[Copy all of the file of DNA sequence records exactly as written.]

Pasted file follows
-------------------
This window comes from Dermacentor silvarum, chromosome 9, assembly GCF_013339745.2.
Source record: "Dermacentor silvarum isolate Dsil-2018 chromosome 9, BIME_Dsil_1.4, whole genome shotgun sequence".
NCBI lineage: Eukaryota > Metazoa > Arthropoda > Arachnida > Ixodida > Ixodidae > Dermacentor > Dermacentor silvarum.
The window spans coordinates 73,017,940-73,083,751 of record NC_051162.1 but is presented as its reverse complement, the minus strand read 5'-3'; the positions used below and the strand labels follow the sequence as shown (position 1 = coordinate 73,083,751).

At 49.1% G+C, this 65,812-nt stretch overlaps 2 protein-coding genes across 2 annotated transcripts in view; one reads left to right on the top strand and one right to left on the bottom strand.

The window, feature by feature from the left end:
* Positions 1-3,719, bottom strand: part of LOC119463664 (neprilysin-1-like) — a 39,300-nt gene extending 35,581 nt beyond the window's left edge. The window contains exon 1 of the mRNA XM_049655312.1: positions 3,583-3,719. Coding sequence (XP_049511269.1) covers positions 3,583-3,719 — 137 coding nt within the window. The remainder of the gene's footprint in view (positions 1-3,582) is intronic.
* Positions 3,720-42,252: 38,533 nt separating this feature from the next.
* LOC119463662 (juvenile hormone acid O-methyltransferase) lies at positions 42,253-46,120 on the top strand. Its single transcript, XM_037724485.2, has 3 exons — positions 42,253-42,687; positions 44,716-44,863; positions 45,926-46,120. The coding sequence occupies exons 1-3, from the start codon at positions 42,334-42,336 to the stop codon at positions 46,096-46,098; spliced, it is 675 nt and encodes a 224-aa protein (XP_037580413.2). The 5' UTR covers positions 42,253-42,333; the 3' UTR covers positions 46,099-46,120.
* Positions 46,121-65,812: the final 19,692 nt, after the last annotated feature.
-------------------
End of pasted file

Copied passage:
This window comes from Dermacentor silvarum, chromosome 9, assembly GCF_013339745.2.
Source record: "Dermacentor silvarum isolate Dsil-2018 chromosome 9, BIME_Dsil_1.4, whole genome shotgun sequence".
NCBI lineage: Eukaryota > Metazoa > Arthropoda > Arachnida > Ixodida > Ixodidae > Dermacentor > Dermacentor silvarum.
The window spans coordinates 73,017,940-73,083,751 of record NC_051162.1 but is presented as its reverse complement, the minus strand read 5'-3'; the positions used below and the strand labels follow the sequence as shown (position 1 = coordinate 73,083,751).

At 49.1% G+C, this 65,812-nt stretch overlaps 2 protein-coding genes across 2 annotated transcripts in view; one reads left to right on the top strand and one right to left on the bottom strand.

The window, feature by feature from the left end:
* Positions 1-3,719, bottom strand: part of LOC119463664 (neprilysin-1-like) — a 39,300-nt gene extending 35,581 nt beyond the window's left edge. The window contains exon 1 of the mRNA XM_049655312.1: positions 3,583-3,719. Coding sequence (XP_049511269.1) covers positions 3,583-3,719 — 137 coding nt within the window. The remainder of the gene's footprint in view (positions 1-3,582) is intronic.
* Positions 3,720-42,252: 38,533 nt separating this feature from the next.
* LOC119463662 (juvenile hormone acid O-methyltransferase) lies at positions 42,253-46,120 on the top strand. Its single transcript, XM_037724485.2, has 3 exons — positions 42,253-42,687; positions 44,716-44,863; positions 45,926-46,120. The coding sequence occupies exons 1-3, from the start codon at positions 42,334-42,336 to the stop codon at positions 46,096-46,098; spliced, it is 675 nt and encodes a 224-aa protein (XP_037580413.2). The 5' UTR covers positions 42,253-42,333; the 3' UTR covers positions 46,099-46,120.
* Positions 46,121-65,812: the final 19,692 nt, after the last annotated feature.